Project Management Ethics Example
PMP Exam Question from Jeff Furman, PMP
Q. The sales rep for a software vendor and his lead engineer fly in to your city to demo their new product for you at your office, hoping to persuade you to buy it for your company. They know you are also evaluating a competing product, and they ask you to show them their competitor’s tool, which you currently have installed in trial mode on your desktop. They tell you that seeing the other tool would help them better tailor their software product for you. What is the best way to handle their request?
A. Show them the product, but say: “Remember, it’s confidential information.“
B. Diplomatically tell them you can’t accommodate their request.
C. Say no, and inform your management of this incident ASAP.
D. Say no, and Tweet about the incident to the Twitterverse.
Which answer would you choose if this were an ethics question on a test, like the
Let’s look at the 4 choices:
“A” – Is unethical, but also would be illegal if the project manager had signed a non-disclosure agreement, which they probably would have prior to the evaluation. (The best way to see why it’s unethical is to put yourself in the shoes of the competing vendor, who trusted you to trial their product).
D – May sound silly, but many people actually do vent about vendors on the Internet nowadays, sometimes at their own legal peril.
So the choice comes down to B or C. B is Just say no, where C is Say no + Disclosure.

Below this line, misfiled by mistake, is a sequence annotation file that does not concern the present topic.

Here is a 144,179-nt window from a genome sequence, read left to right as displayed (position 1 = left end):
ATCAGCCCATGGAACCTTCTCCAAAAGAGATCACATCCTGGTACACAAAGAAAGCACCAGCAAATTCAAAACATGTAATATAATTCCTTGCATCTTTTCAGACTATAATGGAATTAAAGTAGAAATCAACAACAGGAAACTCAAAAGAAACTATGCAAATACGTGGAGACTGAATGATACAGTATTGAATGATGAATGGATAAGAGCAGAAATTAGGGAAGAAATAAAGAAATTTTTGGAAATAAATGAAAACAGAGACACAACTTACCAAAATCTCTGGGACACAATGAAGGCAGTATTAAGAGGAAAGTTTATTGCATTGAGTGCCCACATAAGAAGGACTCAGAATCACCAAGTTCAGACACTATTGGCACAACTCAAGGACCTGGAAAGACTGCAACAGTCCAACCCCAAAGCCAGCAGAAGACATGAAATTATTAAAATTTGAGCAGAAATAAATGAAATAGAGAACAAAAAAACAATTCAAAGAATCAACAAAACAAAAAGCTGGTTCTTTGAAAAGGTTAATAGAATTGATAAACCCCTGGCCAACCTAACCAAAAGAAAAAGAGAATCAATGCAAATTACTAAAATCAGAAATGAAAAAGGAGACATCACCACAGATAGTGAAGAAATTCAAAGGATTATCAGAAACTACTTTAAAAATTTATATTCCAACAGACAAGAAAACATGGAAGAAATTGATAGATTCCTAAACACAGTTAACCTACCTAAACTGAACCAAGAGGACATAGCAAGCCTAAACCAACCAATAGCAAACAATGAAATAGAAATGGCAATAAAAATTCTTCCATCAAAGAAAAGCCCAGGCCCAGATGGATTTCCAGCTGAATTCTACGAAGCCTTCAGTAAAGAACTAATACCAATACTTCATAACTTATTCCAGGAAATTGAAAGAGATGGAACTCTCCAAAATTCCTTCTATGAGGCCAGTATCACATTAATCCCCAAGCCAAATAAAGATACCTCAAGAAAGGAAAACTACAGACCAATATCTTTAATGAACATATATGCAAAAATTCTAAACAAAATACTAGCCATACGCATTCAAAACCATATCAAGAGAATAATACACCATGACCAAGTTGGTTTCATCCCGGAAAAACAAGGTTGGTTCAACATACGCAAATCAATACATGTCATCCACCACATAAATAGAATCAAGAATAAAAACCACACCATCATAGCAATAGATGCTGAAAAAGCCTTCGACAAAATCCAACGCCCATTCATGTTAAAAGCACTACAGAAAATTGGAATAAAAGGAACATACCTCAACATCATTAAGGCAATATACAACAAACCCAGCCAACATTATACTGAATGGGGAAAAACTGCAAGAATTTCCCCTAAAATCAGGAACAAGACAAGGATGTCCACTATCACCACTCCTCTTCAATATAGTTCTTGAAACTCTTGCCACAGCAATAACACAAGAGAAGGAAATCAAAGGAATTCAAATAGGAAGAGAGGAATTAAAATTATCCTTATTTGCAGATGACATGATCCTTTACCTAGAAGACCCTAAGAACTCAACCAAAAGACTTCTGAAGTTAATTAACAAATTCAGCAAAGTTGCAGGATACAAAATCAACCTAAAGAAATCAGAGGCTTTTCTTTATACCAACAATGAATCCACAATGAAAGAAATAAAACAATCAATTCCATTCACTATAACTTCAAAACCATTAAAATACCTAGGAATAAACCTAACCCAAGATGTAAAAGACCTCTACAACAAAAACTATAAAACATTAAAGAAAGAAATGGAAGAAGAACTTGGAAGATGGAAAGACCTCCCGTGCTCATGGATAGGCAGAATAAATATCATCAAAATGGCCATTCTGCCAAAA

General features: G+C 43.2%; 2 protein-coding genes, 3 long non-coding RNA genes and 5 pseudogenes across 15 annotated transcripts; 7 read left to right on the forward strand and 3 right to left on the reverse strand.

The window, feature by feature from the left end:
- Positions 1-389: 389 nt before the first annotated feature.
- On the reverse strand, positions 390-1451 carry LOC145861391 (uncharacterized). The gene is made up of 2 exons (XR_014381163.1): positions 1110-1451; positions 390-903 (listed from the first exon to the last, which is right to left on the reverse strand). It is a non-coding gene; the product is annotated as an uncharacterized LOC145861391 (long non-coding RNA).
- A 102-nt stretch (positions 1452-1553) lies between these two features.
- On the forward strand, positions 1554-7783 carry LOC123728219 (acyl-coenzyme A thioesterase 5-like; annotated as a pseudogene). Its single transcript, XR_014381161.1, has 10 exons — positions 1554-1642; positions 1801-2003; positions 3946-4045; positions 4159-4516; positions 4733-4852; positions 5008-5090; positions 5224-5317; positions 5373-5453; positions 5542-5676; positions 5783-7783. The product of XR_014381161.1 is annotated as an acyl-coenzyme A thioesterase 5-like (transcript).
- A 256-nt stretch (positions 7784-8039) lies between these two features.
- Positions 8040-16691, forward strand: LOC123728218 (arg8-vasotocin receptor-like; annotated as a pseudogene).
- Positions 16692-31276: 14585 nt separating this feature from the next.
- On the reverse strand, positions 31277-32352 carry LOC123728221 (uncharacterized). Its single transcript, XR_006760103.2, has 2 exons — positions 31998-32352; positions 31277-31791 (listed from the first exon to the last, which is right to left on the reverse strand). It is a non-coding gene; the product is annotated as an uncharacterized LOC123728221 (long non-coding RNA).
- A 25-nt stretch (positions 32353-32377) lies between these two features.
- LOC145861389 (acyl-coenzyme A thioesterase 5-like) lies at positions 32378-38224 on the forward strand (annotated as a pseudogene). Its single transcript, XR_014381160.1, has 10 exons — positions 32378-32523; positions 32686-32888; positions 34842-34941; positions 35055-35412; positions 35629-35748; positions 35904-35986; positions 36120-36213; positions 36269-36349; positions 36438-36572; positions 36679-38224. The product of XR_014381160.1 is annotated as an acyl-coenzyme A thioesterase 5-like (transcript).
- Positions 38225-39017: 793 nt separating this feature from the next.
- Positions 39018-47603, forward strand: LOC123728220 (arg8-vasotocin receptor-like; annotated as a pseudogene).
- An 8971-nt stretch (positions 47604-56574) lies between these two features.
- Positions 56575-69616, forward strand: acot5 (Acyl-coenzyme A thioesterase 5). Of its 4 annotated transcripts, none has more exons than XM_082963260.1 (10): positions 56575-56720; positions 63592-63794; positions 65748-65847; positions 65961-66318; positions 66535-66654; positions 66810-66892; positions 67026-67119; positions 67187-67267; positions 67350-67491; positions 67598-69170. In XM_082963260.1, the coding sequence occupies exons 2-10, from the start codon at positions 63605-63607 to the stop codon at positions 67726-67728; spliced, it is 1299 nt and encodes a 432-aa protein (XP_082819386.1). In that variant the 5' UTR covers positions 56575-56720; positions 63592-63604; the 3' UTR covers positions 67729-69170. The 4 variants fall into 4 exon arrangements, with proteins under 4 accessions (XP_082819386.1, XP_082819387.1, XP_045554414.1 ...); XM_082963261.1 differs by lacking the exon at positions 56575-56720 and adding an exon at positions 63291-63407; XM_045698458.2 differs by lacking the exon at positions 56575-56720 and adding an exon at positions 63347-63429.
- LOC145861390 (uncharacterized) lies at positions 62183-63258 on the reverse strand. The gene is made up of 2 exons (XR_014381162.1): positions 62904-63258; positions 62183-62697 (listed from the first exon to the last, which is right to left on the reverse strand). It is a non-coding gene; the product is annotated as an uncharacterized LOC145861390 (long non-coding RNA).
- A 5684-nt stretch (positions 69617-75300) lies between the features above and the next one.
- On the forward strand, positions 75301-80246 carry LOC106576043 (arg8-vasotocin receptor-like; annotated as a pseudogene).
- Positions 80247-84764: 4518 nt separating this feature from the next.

As you might have guessed, this is a real-life ethics case study.
I was the project manager in this incident years ago. At the time, I had no doubt that “No” was the right answer, and in acting on B I thought I was doing the correct, though difficult thing, in refusing to grant the request of this vendor.
And my decision was made more difficult by the fact that I had known this vendor for several years.
I was thinking at the time that others in my position might say yes, in the hope of getting a better deal from the vendor (or even just a Homer Simpson-style free lunch).
But maybe you chose C which would have been the best choice. And if I could have a do-over (like my hero, Bill Murray in Groundhog Day!) I would definitely have informed my senior management about the incident.
If you did choose C, you would have been in agreement with PMI’s Code of Ethics and Professional Conduct, especially two clauses:
- Clause 2.2.5 (Responsibility, Aspirational Standards): We protect proprietary or confidential information that has been entrusted to us.
- Clause 2.3.2 (Responsibility, Mandatory Standards) : We report unethical or illegal conduct to appropriate management and, if necessary, to those affected by the conduct.
Why didn’t I inform my management at the time? Well, I thought I had handled it and it was a done deal (Problem solved!) and there was no need to make trouble. Also, I thought my busy manager might not appreciate my throwing a hot mess onto his desk.
But years later, whatta ya know, our company wound up being burned in a different way by this very same sales rep. We would have avoided this, had I disclosed the issue at the time, and given my manager and the company’s senior leadership the chance to take action on it.
Sticking within your ethical boundaries is not difficult: it should be part of the fabric of who you are and how you work.
About Jeff: Jeff Furman,